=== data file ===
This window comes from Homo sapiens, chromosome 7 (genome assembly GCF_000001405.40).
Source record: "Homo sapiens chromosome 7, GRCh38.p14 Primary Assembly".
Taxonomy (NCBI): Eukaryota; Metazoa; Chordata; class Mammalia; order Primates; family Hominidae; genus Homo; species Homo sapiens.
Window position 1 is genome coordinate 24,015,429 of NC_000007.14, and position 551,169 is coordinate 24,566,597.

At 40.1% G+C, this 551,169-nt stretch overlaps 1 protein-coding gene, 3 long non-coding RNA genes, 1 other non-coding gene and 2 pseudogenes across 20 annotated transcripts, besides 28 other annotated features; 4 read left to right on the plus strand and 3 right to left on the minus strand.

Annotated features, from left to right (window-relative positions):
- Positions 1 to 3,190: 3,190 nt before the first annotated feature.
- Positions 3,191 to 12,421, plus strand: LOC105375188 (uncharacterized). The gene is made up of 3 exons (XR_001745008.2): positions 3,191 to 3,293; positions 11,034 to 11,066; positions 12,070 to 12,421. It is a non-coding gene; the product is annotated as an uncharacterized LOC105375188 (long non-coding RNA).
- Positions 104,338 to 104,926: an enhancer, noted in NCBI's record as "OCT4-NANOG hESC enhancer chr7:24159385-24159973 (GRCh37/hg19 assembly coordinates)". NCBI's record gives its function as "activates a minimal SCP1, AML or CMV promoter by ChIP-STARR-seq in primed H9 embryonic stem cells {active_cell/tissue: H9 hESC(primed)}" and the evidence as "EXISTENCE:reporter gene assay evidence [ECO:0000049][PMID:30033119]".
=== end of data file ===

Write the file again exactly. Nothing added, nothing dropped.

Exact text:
This window comes from Homo sapiens, chromosome 7 (genome assembly GCF_000001405.40).
Source record: "Homo sapiens chromosome 7, GRCh38.p14 Primary Assembly".
Taxonomy (NCBI): Eukaryota; Metazoa; Chordata; class Mammalia; order Primates; family Hominidae; genus Homo; species Homo sapiens.
Window position 1 is genome coordinate 24,015,429 of NC_000007.14, and position 551,169 is coordinate 24,566,597.

At 40.1% G+C, this 551,169-nt stretch overlaps 1 protein-coding gene, 3 long non-coding RNA genes, 1 other non-coding gene and 2 pseudogenes across 20 annotated transcripts, besides 28 other annotated features; 4 read left to right on the plus strand and 3 right to left on the minus strand.

Annotated features, from left to right (window-relative positions):
- Positions 1 to 3,190: 3,190 nt before the first annotated feature.
- Positions 3,191 to 12,421, plus strand: LOC105375188 (uncharacterized). The gene is made up of 3 exons (XR_001745008.2): positions 3,191 to 3,293; positions 11,034 to 11,066; positions 12,070 to 12,421. It is a non-coding gene; the product is annotated as an uncharacterized LOC105375188 (long non-coding RNA).
- Positions 104,338 to 104,926: an enhancer, noted in NCBI's record as "OCT4-NANOG hESC enhancer chr7:24159385-24159973 (GRCh37/hg19 assembly coordinates)". NCBI's record gives its function as "activates a minimal SCP1, AML or CMV promoter by ChIP-STARR-seq in primed H9 embryonic stem cells {active_cell/tissue: H9 hESC(primed)}" and the evidence as "EXISTENCE:reporter gene assay evidence [ECO:0000049][PMID:30033119]".